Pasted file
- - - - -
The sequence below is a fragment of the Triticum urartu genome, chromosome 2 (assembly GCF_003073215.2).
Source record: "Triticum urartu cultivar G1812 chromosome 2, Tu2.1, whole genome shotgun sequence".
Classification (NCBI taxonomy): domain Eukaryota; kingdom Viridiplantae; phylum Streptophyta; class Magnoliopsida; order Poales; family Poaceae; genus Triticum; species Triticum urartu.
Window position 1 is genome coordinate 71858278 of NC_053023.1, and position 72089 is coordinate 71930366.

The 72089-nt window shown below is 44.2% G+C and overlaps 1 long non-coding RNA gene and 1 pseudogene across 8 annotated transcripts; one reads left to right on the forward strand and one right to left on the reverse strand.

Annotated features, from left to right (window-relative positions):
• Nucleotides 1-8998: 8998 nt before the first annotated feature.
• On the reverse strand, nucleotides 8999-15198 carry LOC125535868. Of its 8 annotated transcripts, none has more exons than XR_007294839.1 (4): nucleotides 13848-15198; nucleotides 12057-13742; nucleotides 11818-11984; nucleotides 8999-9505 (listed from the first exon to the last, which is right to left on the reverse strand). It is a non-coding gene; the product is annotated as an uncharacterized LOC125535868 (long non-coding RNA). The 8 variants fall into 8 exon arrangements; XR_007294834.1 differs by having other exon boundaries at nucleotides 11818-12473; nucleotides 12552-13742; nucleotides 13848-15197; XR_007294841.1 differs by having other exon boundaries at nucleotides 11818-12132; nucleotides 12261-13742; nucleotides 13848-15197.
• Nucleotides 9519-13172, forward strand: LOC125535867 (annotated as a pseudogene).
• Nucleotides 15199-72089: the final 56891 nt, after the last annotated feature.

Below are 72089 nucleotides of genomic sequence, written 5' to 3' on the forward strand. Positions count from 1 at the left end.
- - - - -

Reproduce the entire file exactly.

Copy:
The sequence below is a fragment of the Triticum urartu genome, chromosome 2 (assembly GCF_003073215.2).
Source record: "Triticum urartu cultivar G1812 chromosome 2, Tu2.1, whole genome shotgun sequence".
Classification (NCBI taxonomy): domain Eukaryota; kingdom Viridiplantae; phylum Streptophyta; class Magnoliopsida; order Poales; family Poaceae; genus Triticum; species Triticum urartu.
Window position 1 is genome coordinate 71858278 of NC_053023.1, and position 72089 is coordinate 71930366.

The 72089-nt window shown below is 44.2% G+C and overlaps 1 long non-coding RNA gene and 1 pseudogene across 8 annotated transcripts; one reads left to right on the forward strand and one right to left on the reverse strand.

Annotated features, from left to right (window-relative positions):
• Nucleotides 1-8998: 8998 nt before the first annotated feature.
• On the reverse strand, nucleotides 8999-15198 carry LOC125535868. Of its 8 annotated transcripts, none has more exons than XR_007294839.1 (4): nucleotides 13848-15198; nucleotides 12057-13742; nucleotides 11818-11984; nucleotides 8999-9505 (listed from the first exon to the last, which is right to left on the reverse strand). It is a non-coding gene; the product is annotated as an uncharacterized LOC125535868 (long non-coding RNA). The 8 variants fall into 8 exon arrangements; XR_007294834.1 differs by having other exon boundaries at nucleotides 11818-12473; nucleotides 12552-13742; nucleotides 13848-15197; XR_007294841.1 differs by having other exon boundaries at nucleotides 11818-12132; nucleotides 12261-13742; nucleotides 13848-15197.
• Nucleotides 9519-13172, forward strand: LOC125535867 (annotated as a pseudogene).
• Nucleotides 15199-72089: the final 56891 nt, after the last annotated feature.

Below are 72089 nucleotides of genomic sequence, written 5' to 3' on the forward strand. Positions count from 1 at the left end.